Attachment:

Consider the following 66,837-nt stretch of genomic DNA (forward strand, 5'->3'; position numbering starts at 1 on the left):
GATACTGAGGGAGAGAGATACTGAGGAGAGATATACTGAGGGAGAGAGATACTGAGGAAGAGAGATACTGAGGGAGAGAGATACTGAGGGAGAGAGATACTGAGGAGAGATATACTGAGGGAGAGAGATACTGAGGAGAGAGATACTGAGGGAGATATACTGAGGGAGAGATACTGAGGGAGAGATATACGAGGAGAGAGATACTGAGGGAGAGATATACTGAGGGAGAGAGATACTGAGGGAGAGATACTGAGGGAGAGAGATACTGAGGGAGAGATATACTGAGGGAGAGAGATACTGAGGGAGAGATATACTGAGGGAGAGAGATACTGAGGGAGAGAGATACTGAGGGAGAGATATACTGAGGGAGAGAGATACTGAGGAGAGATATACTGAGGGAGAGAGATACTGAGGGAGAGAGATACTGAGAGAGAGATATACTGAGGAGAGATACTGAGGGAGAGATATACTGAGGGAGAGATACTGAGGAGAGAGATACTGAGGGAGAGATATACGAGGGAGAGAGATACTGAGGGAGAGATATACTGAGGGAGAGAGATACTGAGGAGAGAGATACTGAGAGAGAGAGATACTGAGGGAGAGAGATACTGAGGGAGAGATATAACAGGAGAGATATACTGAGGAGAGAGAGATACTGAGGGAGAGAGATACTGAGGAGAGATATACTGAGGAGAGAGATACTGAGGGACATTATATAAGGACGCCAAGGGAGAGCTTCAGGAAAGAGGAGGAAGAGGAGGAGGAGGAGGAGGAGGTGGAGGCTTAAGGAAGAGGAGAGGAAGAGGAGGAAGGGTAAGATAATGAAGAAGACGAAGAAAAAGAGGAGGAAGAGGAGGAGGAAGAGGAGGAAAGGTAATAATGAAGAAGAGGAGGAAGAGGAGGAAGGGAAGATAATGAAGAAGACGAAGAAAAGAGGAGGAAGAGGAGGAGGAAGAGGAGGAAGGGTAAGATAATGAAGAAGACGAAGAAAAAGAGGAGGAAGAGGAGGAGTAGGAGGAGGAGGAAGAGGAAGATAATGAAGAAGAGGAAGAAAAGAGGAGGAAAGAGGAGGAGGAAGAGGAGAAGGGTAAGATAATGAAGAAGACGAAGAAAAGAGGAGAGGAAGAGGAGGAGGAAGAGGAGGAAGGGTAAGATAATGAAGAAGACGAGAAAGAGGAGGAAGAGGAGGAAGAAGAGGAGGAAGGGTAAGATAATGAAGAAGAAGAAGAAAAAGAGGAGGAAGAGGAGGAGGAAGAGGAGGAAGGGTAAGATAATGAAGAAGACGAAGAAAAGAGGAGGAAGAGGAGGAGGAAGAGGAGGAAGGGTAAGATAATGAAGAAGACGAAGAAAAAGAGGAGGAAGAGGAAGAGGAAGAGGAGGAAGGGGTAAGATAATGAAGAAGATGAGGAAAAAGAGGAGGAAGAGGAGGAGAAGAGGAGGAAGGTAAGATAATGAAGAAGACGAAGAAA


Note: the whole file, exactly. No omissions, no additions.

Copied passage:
Consider the following 66,837-nt stretch of genomic DNA (forward strand, 5'->3'; position numbering starts at 1 on the left):
GATACTGAGGGAGAGAGATACTGAGGAGAGATATACTGAGGGAGAGAGATACTGAGGAAGAGAGATACTGAGGGAGAGAGATACTGAGGGAGAGAGATACTGAGGAGAGATATACTGAGGGAGAGAGATACTGAGGAGAGAGATACTGAGGGAGATATACTGAGGGAGAGATACTGAGGGAGAGATATACGAGGAGAGAGATACTGAGGGAGAGATATACTGAGGGAGAGAGATACTGAGGGAGAGATACTGAGGGAGAGAGATACTGAGGGAGAGATATACTGAGGGAGAGAGATACTGAGGGAGAGATATACTGAGGGAGAGAGATACTGAGGGAGAGAGATACTGAGGGAGAGATATACTGAGGGAGAGAGATACTGAGGAGAGATATACTGAGGGAGAGAGATACTGAGGGAGAGAGATACTGAGAGAGAGATATACTGAGGAGAGATACTGAGGGAGAGATATACTGAGGGAGAGATACTGAGGAGAGAGATACTGAGGGAGAGATATACGAGGGAGAGAGATACTGAGGGAGAGATATACTGAGGGAGAGAGATACTGAGGAGAGAGATACTGAGAGAGAGAGATACTGAGGGAGAGAGATACTGAGGGAGAGATATAACAGGAGAGATATACTGAGGAGAGAGAGATACTGAGGGAGAGAGATACTGAGGAGAGATATACTGAGGAGAGAGATACTGAGGGACATTATATAAGGACGCCAAGGGAGAGCTTCAGGAAAGAGGAGGAAGAGGAGGAGGAGGAGGAGGAGGTGGAGGCTTAAGGAAGAGGAGAGGAAGAGGAGGAAGGGTAAGATAATGAAGAAGACGAAGAAAAAGAGGAGGAAGAGGAGGAGGAAGAGGAGGAAAGGTAATAATGAAGAAGAGGAGGAAGAGGAGGAAGGGAAGATAATGAAGAAGACGAAGAAAAGAGGAGGAAGAGGAGGAGGAAGAGGAGGAAGGGTAAGATAATGAAGAAGACGAAGAAAAAGAGGAGGAAGAGGAGGAGTAGGAGGAGGAGGAAGAGGAAGATAATGAAGAAGAGGAAGAAAAGAGGAGGAAAGAGGAGGAGGAAGAGGAGAAGGGTAAGATAATGAAGAAGACGAAGAAAAGAGGAGAGGAAGAGGAGGAGGAAGAGGAGGAAGGGTAAGATAATGAAGAAGACGAGAAAGAGGAGGAAGAGGAGGAAGAAGAGGAGGAAGGGTAAGATAATGAAGAAGAAGAAGAAAAAGAGGAGGAAGAGGAGGAGGAAGAGGAGGAAGGGTAAGATAATGAAGAAGACGAAGAAAAGAGGAGGAAGAGGAGGAGGAAGAGGAGGAAGGGTAAGATAATGAAGAAGACGAAGAAAAAGAGGAGGAAGAGGAAGAGGAAGAGGAGGAAGGGGTAAGATAATGAAGAAGATGAGGAAAAAGAGGAGGAAGAGGAGGAGAAGAGGAGGAAGGTAAGATAATGAAGAAGACGAAGAAA